Date of Award
Master of Public Administration (MPA)
Dr. Andrew Ewoh
In 2011, Nigeria was ranked 143th out of 182 countries surveyed by the Transparency International in its corruption perception index indicating the level of corruption in the country as compared to other countries. Although this came as an improvement from the previous years, it did not result from an improved system of governance, rather it was due to an increase in the number of countries that participated in the survey. Between 2010 and 2011, Nigeria’s rank actually decreased by 9 spots, showing an increase in corruption despite the efforts of the government to rid the nation of corruption. This survey shows a lack of accountability from public officials and a lax system of governance in the country. As a result corruptible acts are not harshly penalized and easier to get away with, within the country’s public sector.
It is important to highlight the public sector in Nigeria because it plays a key role in the implementation of public services that are vital to the economic growth of the country. It coordinates the federal ministries, advises political officials, formulates and implements government’s policies, gathers and supplies data for policymakers, ensures continuity of services and public relations services. These roles are important in running the country efficiently because the public sector can either make or ruin any administration.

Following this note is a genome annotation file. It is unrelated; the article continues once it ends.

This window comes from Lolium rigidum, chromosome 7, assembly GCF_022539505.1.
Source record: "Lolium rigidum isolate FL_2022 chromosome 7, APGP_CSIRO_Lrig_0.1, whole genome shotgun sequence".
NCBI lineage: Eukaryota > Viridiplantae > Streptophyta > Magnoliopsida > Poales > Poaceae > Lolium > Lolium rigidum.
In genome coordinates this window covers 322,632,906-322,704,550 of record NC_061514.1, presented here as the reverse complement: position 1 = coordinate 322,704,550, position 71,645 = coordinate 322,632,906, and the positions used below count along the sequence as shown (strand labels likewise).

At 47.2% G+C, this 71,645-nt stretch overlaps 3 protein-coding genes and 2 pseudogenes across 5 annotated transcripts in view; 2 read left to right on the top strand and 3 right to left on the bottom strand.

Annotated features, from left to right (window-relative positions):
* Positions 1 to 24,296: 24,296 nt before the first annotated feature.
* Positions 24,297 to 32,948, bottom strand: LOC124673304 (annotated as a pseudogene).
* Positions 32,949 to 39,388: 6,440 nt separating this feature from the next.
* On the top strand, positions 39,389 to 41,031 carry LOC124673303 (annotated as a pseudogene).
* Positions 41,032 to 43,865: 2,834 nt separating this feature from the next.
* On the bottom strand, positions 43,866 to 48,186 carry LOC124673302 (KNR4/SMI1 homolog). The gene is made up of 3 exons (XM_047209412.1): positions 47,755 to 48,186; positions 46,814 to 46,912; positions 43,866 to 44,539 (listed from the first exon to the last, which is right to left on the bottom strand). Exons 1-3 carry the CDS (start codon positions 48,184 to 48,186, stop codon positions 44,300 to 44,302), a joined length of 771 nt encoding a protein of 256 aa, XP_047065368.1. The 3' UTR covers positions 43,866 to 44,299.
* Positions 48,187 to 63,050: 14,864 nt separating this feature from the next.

The purpose of this study is twofold: 1) to explore the problem of corruption and public accountability in Nigeria, and 2) to offer some reform measures for the reduction of corruption in the public sector. It is hopeful that the public sector will become more efficient and effective if the recommendations delineated in this analysis are implemented. In order to accomplish the study purpose, the analysis uses an exploratory case method to give a historic synopsis of the country and the impact of politics on corruption. This is followed by a literature review on the causes of corruption and the need for government accountability. In sum, the paper concludes with some recommendations on how to increase accountability in the public sector.